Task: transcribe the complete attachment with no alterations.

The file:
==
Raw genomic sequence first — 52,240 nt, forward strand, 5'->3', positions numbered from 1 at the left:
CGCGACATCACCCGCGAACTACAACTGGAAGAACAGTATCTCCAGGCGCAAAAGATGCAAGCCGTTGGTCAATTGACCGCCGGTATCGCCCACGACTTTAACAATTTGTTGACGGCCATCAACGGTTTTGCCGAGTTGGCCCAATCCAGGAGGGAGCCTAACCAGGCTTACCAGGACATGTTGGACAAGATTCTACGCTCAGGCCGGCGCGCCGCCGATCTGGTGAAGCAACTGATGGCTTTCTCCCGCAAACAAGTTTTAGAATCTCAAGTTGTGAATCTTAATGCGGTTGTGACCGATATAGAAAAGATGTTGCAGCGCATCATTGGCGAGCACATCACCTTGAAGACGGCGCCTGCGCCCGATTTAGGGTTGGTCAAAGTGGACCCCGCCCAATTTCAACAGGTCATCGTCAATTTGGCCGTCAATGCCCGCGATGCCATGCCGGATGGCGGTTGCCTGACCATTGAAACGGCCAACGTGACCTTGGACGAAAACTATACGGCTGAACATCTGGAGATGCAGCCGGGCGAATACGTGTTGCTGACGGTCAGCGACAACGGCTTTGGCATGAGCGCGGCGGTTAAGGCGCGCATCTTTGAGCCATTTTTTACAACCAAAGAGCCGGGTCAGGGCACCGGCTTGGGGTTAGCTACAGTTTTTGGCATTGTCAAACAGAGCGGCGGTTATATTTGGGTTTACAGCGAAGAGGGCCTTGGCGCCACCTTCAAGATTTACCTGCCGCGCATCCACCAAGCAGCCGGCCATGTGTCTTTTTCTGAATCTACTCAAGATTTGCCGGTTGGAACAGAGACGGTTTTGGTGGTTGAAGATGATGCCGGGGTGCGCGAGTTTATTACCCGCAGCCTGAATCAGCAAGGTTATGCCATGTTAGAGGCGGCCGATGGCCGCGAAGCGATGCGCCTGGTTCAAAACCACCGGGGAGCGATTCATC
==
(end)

Raw genomic sequence first — 52,240 nt, forward strand, 5'->3', positions numbered from 1 at the left:
CGCGACATCACCCGCGAACTACAACTGGAAGAACAGTATCTCCAGGCGCAAAAGATGCAAGCCGTTGGTCAATTGACCGCCGGTATCGCCCACGACTTTAACAATTTGTTGACGGCCATCAACGGTTTTGCCGAGTTGGCCCAATCCAGGAGGGAGCCTAACCAGGCTTACCAGGACATGTTGGACAAGATTCTACGCTCAGGCCGGCGCGCCGCCGATCTGGTGAAGCAACTGATGGCTTTCTCCCGCAAACAAGTTTTAGAATCTCAAGTTGTGAATCTTAATGCGGTTGTGACCGATATAGAAAAGATGTTGCAGCGCATCATTGGCGAGCACATCACCTTGAAGACGGCGCCTGCGCCCGATTTAGGGTTGGTCAAAGTGGACCCCGCCCAATTTCAACAGGTCATCGTCAATTTGGCCGTCAATGCCCGCGATGCCATGCCGGATGGCGGTTGCCTGACCATTGAAACGGCCAACGTGACCTTGGACGAAAACTATACGGCTGAACATCTGGAGATGCAGCCGGGCGAATACGTGTTGCTGACGGTCAGCGACAACGGCTTTGGCATGAGCGCGGCGGTTAAGGCGCGCATCTTTGAGCCATTTTTTACAACCAAAGAGCCGGGTCAGGGCACCGGCTTGGGGTTAGCTACAGTTTTTGGCATTGTCAAACAGAGCGGCGGTTATATTTGGGTTTACAGCGAAGAGGGCCTTGGCGCCACCTTCAAGATTTACCTGCCGCGCATCCACCAAGCAGCCGGCCATGTGTCTTTTTCTGAATCTACTCAAGATTTGCCGGTTGGAACAGAGACGGTTTTGGTGGTTGAAGATGATGCCGGGGTGCGCGAGTTTATTACCCGCAGCCTGAATCAGCAAGGTTATGCCATGTTAGAGGCGGCCGATGGCCGCGAAGCGATGCGCCTGGTTCAAAACCACCGGGGAGCGATTCATC